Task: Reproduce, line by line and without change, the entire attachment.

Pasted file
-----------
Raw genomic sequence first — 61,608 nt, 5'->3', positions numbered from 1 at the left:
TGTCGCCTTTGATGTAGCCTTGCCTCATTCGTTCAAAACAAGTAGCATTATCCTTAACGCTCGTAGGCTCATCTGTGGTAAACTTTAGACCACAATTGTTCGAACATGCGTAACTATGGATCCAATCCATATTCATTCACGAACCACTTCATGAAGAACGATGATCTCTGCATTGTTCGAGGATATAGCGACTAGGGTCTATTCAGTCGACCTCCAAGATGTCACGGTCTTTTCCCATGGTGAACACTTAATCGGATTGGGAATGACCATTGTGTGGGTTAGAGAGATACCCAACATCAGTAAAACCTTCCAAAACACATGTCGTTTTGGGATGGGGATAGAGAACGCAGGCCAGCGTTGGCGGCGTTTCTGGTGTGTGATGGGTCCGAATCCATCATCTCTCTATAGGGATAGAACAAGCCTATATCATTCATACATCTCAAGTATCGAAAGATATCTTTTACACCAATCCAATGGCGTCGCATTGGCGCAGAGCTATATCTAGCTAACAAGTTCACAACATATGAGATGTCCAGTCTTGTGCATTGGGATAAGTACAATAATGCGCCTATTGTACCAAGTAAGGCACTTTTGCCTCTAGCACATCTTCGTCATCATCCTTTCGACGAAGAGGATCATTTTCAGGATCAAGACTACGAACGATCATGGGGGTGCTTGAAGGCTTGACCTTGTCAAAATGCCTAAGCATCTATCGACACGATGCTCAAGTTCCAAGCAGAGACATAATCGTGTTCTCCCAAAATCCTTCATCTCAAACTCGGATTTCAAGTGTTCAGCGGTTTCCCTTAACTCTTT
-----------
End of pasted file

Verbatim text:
Raw genomic sequence first — 61,608 nt, 5'->3', positions numbered from 1 at the left:
TGTCGCCTTTGATGTAGCCTTGCCTCATTCGTTCAAAACAAGTAGCATTATCCTTAACGCTCGTAGGCTCATCTGTGGTAAACTTTAGACCACAATTGTTCGAACATGCGTAACTATGGATCCAATCCATATTCATTCACGAACCACTTCATGAAGAACGATGATCTCTGCATTGTTCGAGGATATAGCGACTAGGGTCTATTCAGTCGACCTCCAAGATGTCACGGTCTTTTCCCATGGTGAACACTTAATCGGATTGGGAATGACCATTGTGTGGGTTAGAGAGATACCCAACATCAGTAAAACCTTCCAAAACACATGTCGTTTTGGGATGGGGATAGAGAACGCAGGCCAGCGTTGGCGGCGTTTCTGGTGTGTGATGGGTCCGAATCCATCATCTCTCTATAGGGATAGAACAAGCCTATATCATTCATACATCTCAAGTATCGAAAGATATCTTTTACACCAATCCAATGGCGTCGCATTGGCGCAGAGCTATATCTAGCTAACAAGTTCACAACATATGAGATGTCCAGTCTTGTGCATTGGGATAAGTACAATAATGCGCCTATTGTACCAAGTAAGGCACTTTTGCCTCTAGCACATCTTCGTCATCATCCTTTCGACGAAGAGGATCATTTTCAGGATCAAGACTACGAACGATCATGGGGGTGCTTGAAGGCTTGACCTTGTCAAAATGCCTAAGCATCTATCGACACGATGCTCAAGTTCCAAGCAGAGACATAATCGTGTTCTCCCAAAATCCTTCATCTCAAACTCGGATTTCAAGTGTTCAGCGGTTTCCCTTAACTCTTT